Normalizing Geek Culture
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Normalizing Geek Culture

Believe it or not, there is a difference between a nerd and a geek. Geek culture is broad and encompasses many different interests, icons and level of involvement.

Alex Ingersoll, a professor of media studies, said the word geek has the connotation of someone being invested in a particular hobby where as the word nerd is slang for people who are socially inept.

Mary Strupp, the president of the Video Game Enthusiasts Club, said nerds are more intelligence-based and more interested in the concepts of a particular academic field like science or history.

“Geeky people are usually more into TV shows, animes and mangas,” said Strupp. “They are the people who would go to conventions like ComicCon.”

Some popular geeky TV shows include “Doctor Who,” “Sherlock,” “Battlestar Galactica,” “Arrested Development” and “Bones.” The list could go on, but includes pretty much anything with a group of dedicated followers.

Ingersoll said geek culture has become normalized in the past 10 to 15 years, and people are more willing to admit they enjoy comic books, video games or superhero stories. It is no longer seen as a waste of time, but an important part of art and culture.

“In a way, it broke down the distinction between high and low culture,” Ingersoll said.

A graphic comparing characteristics of nerds and geeks. Infograph courtesy of

A graphic comparing characteristics of nerds and geeks. Infograph courtesy of

Ingersoll believes geek culture is an important part of media studies due to its growing popularity and he tries to incorporate it into his classes.

He said video game competitions held in stadiums with large audiences and are often viewed as sporting competitions. For example, ESPN broadcasted the International “DOTA 2” Championships in July.

“Seeing it elevated to the level of baseball, football and basketball says something,” Ingersoll said. “We might look back in 50 years and think ‘why didn’t we think this was a sport?’ It shows how the cultural definitions are changing.”

In addition to rising to the level of sports, gaming is becoming a social activity instead of a stereotypical solitary activity where one sits in front of a screen for hours.

Strupp said the Video Game Enthusiasts Club is community based. “It helps people who are usually quieter open up about a passion of their’s,” Strupp said.

Strupp said many of the gamesclub members play are multiplayer, and she is fascinated by how the members interact with each other. “Playing Pokemon is a fairly social event,” Strupp said “While people battle, there is a lot of interaction and a lot of laughing.”

In geek culture, events like GamerGate have tried to force females out of the gaming community. Strupp feels the Video Game Enthusiasts Club has gained equality and is a safe place for fans.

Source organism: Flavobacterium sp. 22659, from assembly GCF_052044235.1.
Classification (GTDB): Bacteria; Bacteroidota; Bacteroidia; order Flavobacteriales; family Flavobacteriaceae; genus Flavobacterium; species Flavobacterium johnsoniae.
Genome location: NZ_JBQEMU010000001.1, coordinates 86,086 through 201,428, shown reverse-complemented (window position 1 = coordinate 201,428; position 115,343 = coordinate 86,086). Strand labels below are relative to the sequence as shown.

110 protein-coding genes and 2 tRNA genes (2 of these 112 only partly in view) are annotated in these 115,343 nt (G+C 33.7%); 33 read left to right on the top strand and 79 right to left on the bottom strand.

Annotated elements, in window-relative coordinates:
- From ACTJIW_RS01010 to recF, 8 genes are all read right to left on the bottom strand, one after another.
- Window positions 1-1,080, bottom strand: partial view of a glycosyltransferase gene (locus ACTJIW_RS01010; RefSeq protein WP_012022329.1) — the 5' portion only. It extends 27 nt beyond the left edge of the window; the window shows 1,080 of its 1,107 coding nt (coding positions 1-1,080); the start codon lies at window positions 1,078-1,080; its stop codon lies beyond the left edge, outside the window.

“When I first came here, I was one of the only females,” Strupp said. “As more of my friends came, we gained more gender equality.”

Strupp said many times women will have to prove they are actually into a geek fandom and are not just part of it because it is popular. “No one has to prove anything because no one knows everything about a geeky hobby,” Strupp said.

Strupp is proud of her club because they keep the equality in check and promote a safe environment.

In contrast to Ingersoll and Strupp, Melissa Habberley, the president of Daisho Con, does not believe there is a distinction between nerds and geeks. She believes the definitions are interchangeable.

“Nerd and geek refer to a group of people that are into fandoms normal people aren’t,” Habberley said. “Maybe in the past they meant two different things, but now it is nice you can lump everyone together.”

Habberley said having icons are the core of geek culture. “Geek culture is about being a huge fan,” Habberley said. “Icons are what make it up.”

There are a vast variety of conventions that draw in people who belong to geek culture. Some conventions are nationally known like San Diego’s Comic Con. There are also local ones like Kitsunekon in Green Bay or Daisho Con in Wisconsin Dells.

When Habberley attempts to explain the convention scene to someone who is unfamiliar with it, she will ask them if they know what a trekky, a fan of “Star Trek,”is.

“I have found that no matter what their age or culture is, they usually know what a trekky is,” Habberley said.

She utilizes this mutual understanding to build a connection.

“I will see what they are already familiar with and will branch off from there,” Habberley said.

Geek culture encompasses too many fandoms to count, but it serves as a platform where people enthused about a particular type of media can bond.


Emily Showers
Pointlife Editor

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